When I scan the promotional agendas of various whisky festivals, invariably there are 'master classes' on bourbon, scotch, Canadian whisky, etc, which trigger deep in the gut, flashbacks of college-era dread (but maybe not Kierkegaardian dread, as I was the student staring out that window, not understanding Kierkegaard. Hell, I could barely spell the Danish bore's name!).
|Davin de Kergommeaux delivering a 'master class'|
Anyhow, at this year's New Brunswick Spirits Festival, the agenda identified several ostensible post-graduate classes in whisky. One of them was on Canadian whisky and led by an authority: Davin de Kergommeaux
Mr. Kergommeaux has written a truly definitive book on Canadian whisky. With great trepidation, I paid the grand sum of $10 to attend the tasting.
Let's cut to the chase. I have been to a lot of "master classes" on whiskies and Davin's was the best.
Yes, he put me and the audience immediately at ease with his deft use of humour and charm. But, all those brand ambassadors earning their salaries do the same. What Davin (not a brand ambassador) manages to do, that others do not, is actually create a learning environment.
I learned a bit about Canadian whisky. I walked out of that room a little wiser. He talked about congeners. He explained that those chemicals, in minute quantities, deliver nearly all the flavor of distilled whisky. I learned about key differences between Canadian whisky and American whisky (principally bourbon & Tennessee whiskies) like when blending of constituent whiskies takes place. In America, the blending of whiskies takes place before transferring the spirit to casks for ageing. In Canada, the blending takes place after years of ageing various whiskies in a multitude of differing casks.
Appreciating the Distinctiveness of Canadian Whisky
I listened to a couple of Davin's great insights too. The most important one pertained to appreciation of Canadian whisky: Remember that Canadian whiskies are different from single malt scotch and American whiskies (bourbon, Tennessee whiskey). In Canadian whisky oakiness is generally positive as long as it is not overly bitter, as it often becomes in old Scotch or bourbon. It is more important that the oak be in balance and accentuate distillery character.
While he did not mention it at his tasting, I have learned from him an important consideration when evaluating Canadian whisky. Most of these whiskies taste lighter than scotch whisky. One must not assume that heavier more concentrated flavors are better. Light flavors can be just as complex and nuanced.
|Yours Truly paying for a copy of Davin's book on Canadian Whisky|
My thirst for knowledge of all things Canadian whisky got me thinking that I should pull the trigger and buy Davin's book. I mean, I got the author's attention and if I behave myself, I can probably get him to autograph his little piece of Canadiana. So, I forked over some dough, he made change and boom, I had an autographed copy of his book.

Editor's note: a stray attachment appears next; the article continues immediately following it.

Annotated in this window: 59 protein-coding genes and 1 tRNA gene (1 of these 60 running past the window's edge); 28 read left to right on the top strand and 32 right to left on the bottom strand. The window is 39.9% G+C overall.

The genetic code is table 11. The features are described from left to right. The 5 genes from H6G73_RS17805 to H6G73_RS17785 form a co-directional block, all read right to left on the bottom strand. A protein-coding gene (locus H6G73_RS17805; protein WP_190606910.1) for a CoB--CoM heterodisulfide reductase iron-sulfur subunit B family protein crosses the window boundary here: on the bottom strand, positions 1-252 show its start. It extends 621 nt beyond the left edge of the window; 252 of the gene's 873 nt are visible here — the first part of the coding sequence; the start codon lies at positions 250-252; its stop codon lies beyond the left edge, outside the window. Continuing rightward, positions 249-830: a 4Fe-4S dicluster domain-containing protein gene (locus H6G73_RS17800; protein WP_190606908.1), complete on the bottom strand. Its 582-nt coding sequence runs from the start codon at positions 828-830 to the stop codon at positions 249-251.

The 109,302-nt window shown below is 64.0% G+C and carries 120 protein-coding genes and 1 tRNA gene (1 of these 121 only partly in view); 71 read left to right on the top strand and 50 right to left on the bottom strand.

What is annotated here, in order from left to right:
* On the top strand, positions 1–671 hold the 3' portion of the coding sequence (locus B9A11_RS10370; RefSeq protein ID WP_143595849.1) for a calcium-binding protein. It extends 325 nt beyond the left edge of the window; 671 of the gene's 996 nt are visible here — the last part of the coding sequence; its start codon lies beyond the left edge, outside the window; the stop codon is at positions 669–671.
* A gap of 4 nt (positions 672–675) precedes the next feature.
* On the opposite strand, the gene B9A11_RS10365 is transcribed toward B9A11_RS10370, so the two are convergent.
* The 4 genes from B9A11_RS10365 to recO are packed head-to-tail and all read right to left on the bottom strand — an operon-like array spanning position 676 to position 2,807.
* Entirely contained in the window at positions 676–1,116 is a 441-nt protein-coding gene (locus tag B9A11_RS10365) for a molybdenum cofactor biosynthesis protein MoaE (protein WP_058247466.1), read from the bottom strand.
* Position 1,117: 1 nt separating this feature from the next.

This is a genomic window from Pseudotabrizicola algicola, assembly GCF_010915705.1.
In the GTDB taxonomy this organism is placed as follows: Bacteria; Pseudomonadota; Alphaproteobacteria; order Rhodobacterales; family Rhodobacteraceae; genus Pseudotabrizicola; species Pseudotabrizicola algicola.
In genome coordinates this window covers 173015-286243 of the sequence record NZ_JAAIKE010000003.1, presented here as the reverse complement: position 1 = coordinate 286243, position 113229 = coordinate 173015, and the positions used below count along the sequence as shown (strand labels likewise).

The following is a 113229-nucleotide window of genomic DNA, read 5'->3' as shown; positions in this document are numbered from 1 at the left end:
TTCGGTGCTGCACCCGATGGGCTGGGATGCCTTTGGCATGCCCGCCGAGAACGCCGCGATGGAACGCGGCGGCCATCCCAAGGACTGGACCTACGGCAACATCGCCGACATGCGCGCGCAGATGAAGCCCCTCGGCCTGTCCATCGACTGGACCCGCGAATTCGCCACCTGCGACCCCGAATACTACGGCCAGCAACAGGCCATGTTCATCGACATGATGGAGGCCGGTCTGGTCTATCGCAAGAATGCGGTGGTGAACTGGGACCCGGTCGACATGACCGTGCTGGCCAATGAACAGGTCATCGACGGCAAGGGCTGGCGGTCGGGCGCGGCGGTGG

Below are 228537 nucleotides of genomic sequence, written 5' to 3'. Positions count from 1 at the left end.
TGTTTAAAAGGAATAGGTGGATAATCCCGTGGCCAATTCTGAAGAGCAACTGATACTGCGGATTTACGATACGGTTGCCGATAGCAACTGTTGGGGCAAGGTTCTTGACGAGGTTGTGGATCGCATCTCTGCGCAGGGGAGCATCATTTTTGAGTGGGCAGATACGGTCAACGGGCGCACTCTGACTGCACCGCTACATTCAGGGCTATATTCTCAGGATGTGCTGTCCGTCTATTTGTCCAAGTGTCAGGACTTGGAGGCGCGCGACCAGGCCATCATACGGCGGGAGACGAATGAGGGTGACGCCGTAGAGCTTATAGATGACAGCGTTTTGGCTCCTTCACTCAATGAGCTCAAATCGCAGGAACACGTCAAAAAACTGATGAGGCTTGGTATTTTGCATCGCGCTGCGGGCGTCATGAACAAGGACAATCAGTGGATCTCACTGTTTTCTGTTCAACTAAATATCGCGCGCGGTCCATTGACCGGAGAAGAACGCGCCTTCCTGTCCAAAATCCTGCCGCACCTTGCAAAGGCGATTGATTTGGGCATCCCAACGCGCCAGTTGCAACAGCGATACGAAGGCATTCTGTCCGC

|Davin autographing a copy of his book|
. . .
Like the master classes, it can be somewhat intimidating to sit down with total strangers. Dining on cream of chestnut soup with foie gras and sip 21 year old Balvenie Portwood doesn't necessarily come across as comfort food either. But you know what, as awkward as you may feel, you gotta push yourself. I guarantee you that by the second whisky flight, the conversation will start to flow and that other couple at the table that did not seem all that friendly are warming up. They are incredulous at how gorgeous that whisky pairing of 10 year old Ledaig is with black pudding. You chime in and before you know it, you have made new friends or at the very least great acquaintances for the evening.
This year, I was not going stag. I recruited a couple of whisky dogs from the SPCA, I mean whisky club.
Martine Nouet is a veteran whisky critic who wrote about whiskies and the wonderful possibilities when paired with food, long before it was fashionable. So, back in 1990 when Sinead O'Connor created a stir by her classy move to demand the American national anthem not be played before her planned concert at the Garden State Arts Center in New Jersey, Martine was writing about food and whisky pairings. Good to see there is a God, as Martine is still doing her thing and well Sinead is where? Or better should I say who?
Sam Simmons was the first whisky blogger on the internet (click here). He was at that time a PHD student in English at an UK university when he became enamoured with whisky. His blog is aptly entitled Dr Whisky and a great resource for those readers searching for tasting notes. His blog and passion attracted the interest of William Grant & Sons, and now he finds himself the global brand ambassador for Balvenie. Nice work, if you can get it.
Ledaig 10 years & Blood Pudding
In any event, these two luminaries walked the crowd through various whisky and food pairings. My favorite was the pairing of the pungent and peated Lediag 10 with pan-seared scallops with black pudding (a type of sausage).
Bunnahabhain 12 years
Bunnahabhain 12 was a nice discovery for me. Molasses, blackberries with some Maritime notes. A lot going on, and I need to get a bottle of this for further study and posting a proper tasting note. All I know is I liked it.
. . .
|Martine Nouet, Davin de Kergommeaux, Jason Debly|
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